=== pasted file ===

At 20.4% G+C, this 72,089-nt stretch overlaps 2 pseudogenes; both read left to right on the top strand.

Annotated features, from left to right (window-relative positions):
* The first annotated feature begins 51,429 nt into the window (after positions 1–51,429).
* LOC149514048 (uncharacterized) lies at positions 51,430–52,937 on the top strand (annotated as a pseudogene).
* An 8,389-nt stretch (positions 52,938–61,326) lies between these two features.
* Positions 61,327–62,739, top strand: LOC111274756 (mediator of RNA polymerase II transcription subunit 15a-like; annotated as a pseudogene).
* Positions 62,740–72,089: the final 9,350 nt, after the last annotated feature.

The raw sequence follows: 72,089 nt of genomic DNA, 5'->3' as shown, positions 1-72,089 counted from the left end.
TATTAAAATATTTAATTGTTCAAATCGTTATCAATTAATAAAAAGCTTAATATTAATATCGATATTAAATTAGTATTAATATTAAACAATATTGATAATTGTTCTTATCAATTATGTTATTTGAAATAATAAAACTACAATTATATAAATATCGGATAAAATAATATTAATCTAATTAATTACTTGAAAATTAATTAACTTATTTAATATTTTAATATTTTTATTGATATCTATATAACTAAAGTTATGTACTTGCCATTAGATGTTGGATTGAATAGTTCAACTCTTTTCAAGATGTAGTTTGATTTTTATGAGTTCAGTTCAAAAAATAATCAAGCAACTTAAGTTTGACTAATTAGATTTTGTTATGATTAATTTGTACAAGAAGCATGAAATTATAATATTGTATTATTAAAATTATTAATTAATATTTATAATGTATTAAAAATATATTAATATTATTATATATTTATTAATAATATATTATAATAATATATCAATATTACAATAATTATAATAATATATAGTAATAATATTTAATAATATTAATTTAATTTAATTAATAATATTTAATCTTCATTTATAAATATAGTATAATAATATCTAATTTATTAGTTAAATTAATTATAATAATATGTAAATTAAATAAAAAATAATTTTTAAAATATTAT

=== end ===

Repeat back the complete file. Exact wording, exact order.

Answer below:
At 20.4% G+C, this 72,089-nt stretch overlaps 2 pseudogenes; both read left to right on the top strand.

Annotated features, from left to right (window-relative positions):
* The first annotated feature begins 51,429 nt into the window (after positions 1–51,429).
* LOC149514048 (uncharacterized) lies at positions 51,430–52,937 on the top strand (annotated as a pseudogene).
* An 8,389-nt stretch (positions 52,938–61,326) lies between these two features.
* Positions 61,327–62,739, top strand: LOC111274756 (mediator of RNA polymerase II transcription subunit 15a-like; annotated as a pseudogene).
* Positions 62,740–72,089: the final 9,350 nt, after the last annotated feature.

The raw sequence follows: 72,089 nt of genomic DNA, 5'->3' as shown, positions 1-72,089 counted from the left end.
TATTAAAATATTTAATTGTTCAAATCGTTATCAATTAATAAAAAGCTTAATATTAATATCGATATTAAATTAGTATTAATATTAAACAATATTGATAATTGTTCTTATCAATTATGTTATTTGAAATAATAAAACTACAATTATATAAATATCGGATAAAATAATATTAATCTAATTAATTACTTGAAAATTAATTAACTTATTTAATATTTTAATATTTTTATTGATATCTATATAACTAAAGTTATGTACTTGCCATTAGATGTTGGATTGAATAGTTCAACTCTTTTCAAGATGTAGTTTGATTTTTATGAGTTCAGTTCAAAAAATAATCAAGCAACTTAAGTTTGACTAATTAGATTTTGTTATGATTAATTTGTACAAGAAGCATGAAATTATAATATTGTATTATTAAAATTATTAATTAATATTTATAATGTATTAAAAATATATTAATATTATTATATATTTATTAATAATATATTATAATAATATATCAATATTACAATAATTATAATAATATATAGTAATAATATTTAATAATATTAATTTAATTTAATTAATAATATTTAATCTTCATTTATAAATATAGTATAATAATATCTAATTTATTAGTTAAATTAATTATAATAATATGTAAATTAAATAAAAAATAATTTTTAAAATATTAT